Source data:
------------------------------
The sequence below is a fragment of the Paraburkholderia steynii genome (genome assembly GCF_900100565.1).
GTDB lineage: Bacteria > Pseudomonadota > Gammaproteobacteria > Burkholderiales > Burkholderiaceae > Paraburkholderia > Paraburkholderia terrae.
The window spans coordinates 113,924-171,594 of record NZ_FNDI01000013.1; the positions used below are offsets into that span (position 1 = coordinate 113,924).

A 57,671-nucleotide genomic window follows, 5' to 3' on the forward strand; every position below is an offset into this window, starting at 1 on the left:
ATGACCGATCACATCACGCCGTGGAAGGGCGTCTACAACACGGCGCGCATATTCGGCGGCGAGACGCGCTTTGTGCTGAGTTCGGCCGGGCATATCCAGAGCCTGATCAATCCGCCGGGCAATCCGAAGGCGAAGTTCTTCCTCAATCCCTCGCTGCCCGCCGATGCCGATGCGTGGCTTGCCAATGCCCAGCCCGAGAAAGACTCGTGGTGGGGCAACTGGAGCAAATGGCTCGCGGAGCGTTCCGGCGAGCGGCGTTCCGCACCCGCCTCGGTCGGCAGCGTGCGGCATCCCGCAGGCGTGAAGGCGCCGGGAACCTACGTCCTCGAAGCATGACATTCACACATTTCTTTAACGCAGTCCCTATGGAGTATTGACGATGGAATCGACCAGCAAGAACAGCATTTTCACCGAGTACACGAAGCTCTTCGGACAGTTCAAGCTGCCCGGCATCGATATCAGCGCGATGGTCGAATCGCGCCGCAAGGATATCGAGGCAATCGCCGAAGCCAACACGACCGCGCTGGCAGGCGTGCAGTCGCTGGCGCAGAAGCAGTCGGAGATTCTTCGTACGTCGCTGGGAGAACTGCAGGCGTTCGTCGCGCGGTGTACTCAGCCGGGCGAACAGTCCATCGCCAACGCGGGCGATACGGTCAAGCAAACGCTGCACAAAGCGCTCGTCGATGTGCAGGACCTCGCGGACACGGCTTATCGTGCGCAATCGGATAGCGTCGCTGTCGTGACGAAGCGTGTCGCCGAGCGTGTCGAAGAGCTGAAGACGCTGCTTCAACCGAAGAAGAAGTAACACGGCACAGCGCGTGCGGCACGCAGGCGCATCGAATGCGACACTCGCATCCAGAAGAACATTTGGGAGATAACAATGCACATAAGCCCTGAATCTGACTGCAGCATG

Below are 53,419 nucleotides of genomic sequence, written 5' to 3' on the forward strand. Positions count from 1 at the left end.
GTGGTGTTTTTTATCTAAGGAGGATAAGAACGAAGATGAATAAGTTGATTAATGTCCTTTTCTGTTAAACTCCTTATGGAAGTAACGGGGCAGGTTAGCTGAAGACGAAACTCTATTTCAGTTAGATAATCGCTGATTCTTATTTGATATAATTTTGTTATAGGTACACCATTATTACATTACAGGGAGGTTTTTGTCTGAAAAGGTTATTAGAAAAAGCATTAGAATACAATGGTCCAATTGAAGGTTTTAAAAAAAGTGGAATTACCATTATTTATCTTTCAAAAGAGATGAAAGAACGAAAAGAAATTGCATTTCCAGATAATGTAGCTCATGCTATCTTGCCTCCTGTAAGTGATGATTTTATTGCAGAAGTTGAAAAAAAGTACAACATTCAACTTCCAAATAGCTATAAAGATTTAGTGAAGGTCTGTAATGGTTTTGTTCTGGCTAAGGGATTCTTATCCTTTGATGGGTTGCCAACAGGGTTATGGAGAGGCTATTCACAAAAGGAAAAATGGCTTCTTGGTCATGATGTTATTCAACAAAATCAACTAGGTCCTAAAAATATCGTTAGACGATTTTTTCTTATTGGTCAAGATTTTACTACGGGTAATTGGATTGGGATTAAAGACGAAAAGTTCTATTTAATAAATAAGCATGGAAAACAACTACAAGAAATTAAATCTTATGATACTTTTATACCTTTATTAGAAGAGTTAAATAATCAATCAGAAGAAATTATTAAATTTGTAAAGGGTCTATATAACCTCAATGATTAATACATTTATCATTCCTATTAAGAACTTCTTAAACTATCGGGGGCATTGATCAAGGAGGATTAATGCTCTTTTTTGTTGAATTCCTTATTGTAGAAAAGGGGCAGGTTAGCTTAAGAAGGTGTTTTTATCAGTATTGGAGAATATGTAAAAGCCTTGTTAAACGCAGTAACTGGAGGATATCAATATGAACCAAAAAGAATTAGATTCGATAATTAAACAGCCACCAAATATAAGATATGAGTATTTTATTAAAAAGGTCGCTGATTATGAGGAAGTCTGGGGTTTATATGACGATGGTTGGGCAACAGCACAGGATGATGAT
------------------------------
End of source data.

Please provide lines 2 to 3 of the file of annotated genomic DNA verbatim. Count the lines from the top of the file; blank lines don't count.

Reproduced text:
GTDB lineage: Bacteria > Pseudomonadota > Gammaproteobacteria > Burkholderiales > Burkholderiaceae > Paraburkholderia > Paraburkholderia terrae.
The window spans coordinates 113,924-171,594 of record NZ_FNDI01000013.1; the positions used below are offsets into that span (position 1 = coordinate 113,924).